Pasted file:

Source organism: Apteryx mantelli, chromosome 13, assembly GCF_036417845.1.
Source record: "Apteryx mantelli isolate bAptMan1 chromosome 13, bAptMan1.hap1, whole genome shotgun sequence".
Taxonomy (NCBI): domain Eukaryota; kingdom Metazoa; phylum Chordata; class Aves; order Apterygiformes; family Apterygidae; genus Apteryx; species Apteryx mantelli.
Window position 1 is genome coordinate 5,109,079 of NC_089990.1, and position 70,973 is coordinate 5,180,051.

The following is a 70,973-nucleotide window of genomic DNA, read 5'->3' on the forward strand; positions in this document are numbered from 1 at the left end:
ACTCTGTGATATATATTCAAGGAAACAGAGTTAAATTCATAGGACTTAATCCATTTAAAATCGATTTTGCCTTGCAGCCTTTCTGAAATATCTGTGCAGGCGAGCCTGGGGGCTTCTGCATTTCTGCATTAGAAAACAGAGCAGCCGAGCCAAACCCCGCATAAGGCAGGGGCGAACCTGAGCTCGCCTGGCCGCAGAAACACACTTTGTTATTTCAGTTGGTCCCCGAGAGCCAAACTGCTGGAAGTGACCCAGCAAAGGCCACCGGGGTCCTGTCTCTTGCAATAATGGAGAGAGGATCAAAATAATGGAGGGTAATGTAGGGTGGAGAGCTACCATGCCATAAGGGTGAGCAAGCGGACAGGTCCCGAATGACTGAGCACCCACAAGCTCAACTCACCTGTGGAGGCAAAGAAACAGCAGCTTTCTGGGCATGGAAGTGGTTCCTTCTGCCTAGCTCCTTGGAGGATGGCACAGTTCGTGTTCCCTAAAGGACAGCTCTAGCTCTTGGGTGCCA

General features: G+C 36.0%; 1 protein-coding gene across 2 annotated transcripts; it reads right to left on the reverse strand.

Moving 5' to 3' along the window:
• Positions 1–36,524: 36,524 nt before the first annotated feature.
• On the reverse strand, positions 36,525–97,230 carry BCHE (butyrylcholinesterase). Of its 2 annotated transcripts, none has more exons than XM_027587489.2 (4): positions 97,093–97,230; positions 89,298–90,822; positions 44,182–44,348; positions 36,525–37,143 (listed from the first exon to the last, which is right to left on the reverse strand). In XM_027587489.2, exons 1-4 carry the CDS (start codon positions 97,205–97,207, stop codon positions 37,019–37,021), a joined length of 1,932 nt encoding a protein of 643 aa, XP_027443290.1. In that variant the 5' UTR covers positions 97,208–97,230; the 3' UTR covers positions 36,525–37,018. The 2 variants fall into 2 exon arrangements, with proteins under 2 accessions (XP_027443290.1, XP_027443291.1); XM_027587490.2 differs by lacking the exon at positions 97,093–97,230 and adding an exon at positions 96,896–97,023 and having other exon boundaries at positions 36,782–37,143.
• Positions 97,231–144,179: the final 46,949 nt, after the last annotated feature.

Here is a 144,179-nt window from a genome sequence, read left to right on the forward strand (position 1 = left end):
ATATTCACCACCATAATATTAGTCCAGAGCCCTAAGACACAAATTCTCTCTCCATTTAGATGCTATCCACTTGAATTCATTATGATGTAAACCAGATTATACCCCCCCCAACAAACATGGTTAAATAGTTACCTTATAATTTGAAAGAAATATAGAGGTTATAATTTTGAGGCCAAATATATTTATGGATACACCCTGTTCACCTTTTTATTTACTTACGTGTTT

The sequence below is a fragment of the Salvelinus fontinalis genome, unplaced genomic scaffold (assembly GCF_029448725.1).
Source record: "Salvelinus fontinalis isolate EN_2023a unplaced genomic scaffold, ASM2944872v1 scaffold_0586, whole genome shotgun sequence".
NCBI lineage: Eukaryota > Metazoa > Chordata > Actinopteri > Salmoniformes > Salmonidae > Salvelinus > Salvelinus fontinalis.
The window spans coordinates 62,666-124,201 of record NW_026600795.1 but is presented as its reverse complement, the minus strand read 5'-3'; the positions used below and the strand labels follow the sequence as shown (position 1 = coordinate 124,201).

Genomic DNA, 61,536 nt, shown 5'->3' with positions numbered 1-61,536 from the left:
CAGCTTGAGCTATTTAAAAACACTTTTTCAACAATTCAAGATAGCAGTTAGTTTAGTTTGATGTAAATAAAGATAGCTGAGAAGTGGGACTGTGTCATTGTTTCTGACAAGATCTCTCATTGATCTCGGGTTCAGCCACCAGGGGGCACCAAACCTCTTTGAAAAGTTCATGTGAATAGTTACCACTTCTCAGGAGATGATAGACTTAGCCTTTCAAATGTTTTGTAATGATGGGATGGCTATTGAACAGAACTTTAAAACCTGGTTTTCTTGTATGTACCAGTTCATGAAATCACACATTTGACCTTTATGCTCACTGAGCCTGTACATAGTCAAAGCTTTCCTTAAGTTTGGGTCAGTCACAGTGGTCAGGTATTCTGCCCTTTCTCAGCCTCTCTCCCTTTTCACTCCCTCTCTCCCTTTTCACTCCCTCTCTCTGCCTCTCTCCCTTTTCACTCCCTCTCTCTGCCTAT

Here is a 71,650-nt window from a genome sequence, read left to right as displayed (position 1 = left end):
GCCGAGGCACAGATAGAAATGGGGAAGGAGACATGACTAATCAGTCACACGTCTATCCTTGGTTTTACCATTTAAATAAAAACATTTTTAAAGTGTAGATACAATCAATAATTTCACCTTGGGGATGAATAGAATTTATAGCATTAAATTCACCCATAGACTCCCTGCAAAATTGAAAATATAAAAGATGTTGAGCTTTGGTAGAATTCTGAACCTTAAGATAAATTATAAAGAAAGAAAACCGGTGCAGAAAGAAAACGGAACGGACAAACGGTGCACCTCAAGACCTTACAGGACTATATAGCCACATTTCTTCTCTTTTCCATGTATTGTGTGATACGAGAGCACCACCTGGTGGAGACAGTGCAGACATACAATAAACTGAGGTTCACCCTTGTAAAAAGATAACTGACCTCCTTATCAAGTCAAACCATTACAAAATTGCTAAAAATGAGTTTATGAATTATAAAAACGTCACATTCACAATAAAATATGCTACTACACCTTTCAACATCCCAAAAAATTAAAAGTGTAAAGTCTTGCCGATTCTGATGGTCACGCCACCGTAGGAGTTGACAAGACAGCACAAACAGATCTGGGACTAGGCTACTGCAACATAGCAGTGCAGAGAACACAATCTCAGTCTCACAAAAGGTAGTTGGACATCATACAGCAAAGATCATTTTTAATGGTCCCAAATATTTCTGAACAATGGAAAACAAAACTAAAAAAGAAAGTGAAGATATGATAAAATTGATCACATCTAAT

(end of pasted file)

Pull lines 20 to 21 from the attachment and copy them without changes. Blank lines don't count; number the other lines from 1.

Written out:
Here is a 71,650-nt window from a genome sequence, read left to right as displayed (position 1 = left end):
GCCGAGGCACAGATAGAAATGGGGAAGGAGACATGACTAATCAGTCACACGTCTATCCTTGGTTTTACCATTTAAATAAAAACATTTTTAAAGTGTAGATACAATCAATAATTTCACCTTGGGGATGAATAGAATTTATAGCATTAAATTCACCCATAGACTCCCTGCAAAATTGAAAATATAAAAGATGTTGAGCTTTGGTAGAATTCTGAACCTTAAGATAAATTATAAAGAAAGAAAACCGGTGCAGAAAGAAAACGGAACGGACAAACGGTGCACCTCAAGACCTTACAGGACTATATAGCCACATTTCTTCTCTTTTCCATGTATTGTGTGATACGAGAGCACCACCTGGTGGAGACAGTGCAGACATACAATAAACTGAGGTTCACCCTTGTAAAAAGATAACTGACCTCCTTATCAAGTCAAACCATTACAAAATTGCTAAAAATGAGTTTATGAATTATAAAAACGTCACATTCACAATAAAATATGCTACTACACCTTTCAACATCCCAAAAAATTAAAAGTGTAAAGTCTTGCCGATTCTGATGGTCACGCCACCGTAGGAGTTGACAAGACAGCACAAACAGATCTGGGACTAGGCTACTGCAACATAGCAGTGCAGAGAACACAATCTCAGTCTCACAAAAGGTAGTTGGACATCATACAGCAAAGATCATTTTTAATGGTCCCAAATATTTCTGAACAATGGAAAACAAAACTAAAAAAGAAAGTGAAGATATGATAAAATTGATCACATCTAAT